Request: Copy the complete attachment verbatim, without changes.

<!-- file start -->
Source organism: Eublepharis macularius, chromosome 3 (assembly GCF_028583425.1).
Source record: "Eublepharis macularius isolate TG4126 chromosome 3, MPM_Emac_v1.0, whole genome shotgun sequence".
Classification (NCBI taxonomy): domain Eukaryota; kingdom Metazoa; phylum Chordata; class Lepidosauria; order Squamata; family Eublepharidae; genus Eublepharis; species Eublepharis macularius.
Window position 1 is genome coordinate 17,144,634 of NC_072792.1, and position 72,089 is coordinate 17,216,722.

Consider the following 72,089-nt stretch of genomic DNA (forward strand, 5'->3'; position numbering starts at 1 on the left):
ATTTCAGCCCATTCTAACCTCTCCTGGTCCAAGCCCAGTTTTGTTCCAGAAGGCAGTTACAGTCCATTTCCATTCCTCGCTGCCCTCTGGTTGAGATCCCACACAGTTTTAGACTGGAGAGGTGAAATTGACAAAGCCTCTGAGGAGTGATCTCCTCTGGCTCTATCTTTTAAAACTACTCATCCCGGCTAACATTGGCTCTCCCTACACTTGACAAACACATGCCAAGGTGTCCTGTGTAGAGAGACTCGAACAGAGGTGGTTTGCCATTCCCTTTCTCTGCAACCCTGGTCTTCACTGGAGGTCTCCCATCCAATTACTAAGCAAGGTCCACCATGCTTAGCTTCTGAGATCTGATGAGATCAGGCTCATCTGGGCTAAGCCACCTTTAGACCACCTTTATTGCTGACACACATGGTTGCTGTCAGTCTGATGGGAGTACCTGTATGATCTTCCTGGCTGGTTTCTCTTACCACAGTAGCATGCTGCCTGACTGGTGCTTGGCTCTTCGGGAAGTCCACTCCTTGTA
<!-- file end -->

Source organism: Eublepharis macularius, chromosome 3 (assembly GCF_028583425.1).
Source record: "Eublepharis macularius isolate TG4126 chromosome 3, MPM_Emac_v1.0, whole genome shotgun sequence".
Classification (NCBI taxonomy): domain Eukaryota; kingdom Metazoa; phylum Chordata; class Lepidosauria; order Squamata; family Eublepharidae; genus Eublepharis; species Eublepharis macularius.
Window position 1 is genome coordinate 17,144,634 of NC_072792.1, and position 72,089 is coordinate 17,216,722.

Consider the following 72,089-nt stretch of genomic DNA (forward strand, 5'->3'; position numbering starts at 1 on the left):
ATTTCAGCCCATTCTAACCTCTCCTGGTCCAAGCCCAGTTTTGTTCCAGAAGGCAGTTACAGTCCATTTCCATTCCTCGCTGCCCTCTGGTTGAGATCCCACACAGTTTTAGACTGGAGAGGTGAAATTGACAAAGCCTCTGAGGAGTGATCTCCTCTGGCTCTATCTTTTAAAACTACTCATCCCGGCTAACATTGGCTCTCCCTACACTTGACAAACACATGCCAAGGTGTCCTGTGTAGAGAGACTCGAACAGAGGTGGTTTGCCATTCCCTTTCTCTGCAACCCTGGTCTTCACTGGAGGTCTCCCATCCAATTACTAAGCAAGGTCCACCATGCTTAGCTTCTGAGATCTGATGAGATCAGGCTCATCTGGGCTAAGCCACCTTTAGACCACCTTTATTGCTGACACACATGGTTGCTGTCAGTCTGATGGGAGTACCTGTATGATCTTCCTGGCTGGTTTCTCTTACCACAGTAGCATGCTGCCTGACTGGTGCTTGGCTCTTCGGGAAGTCCACTCCTTGTA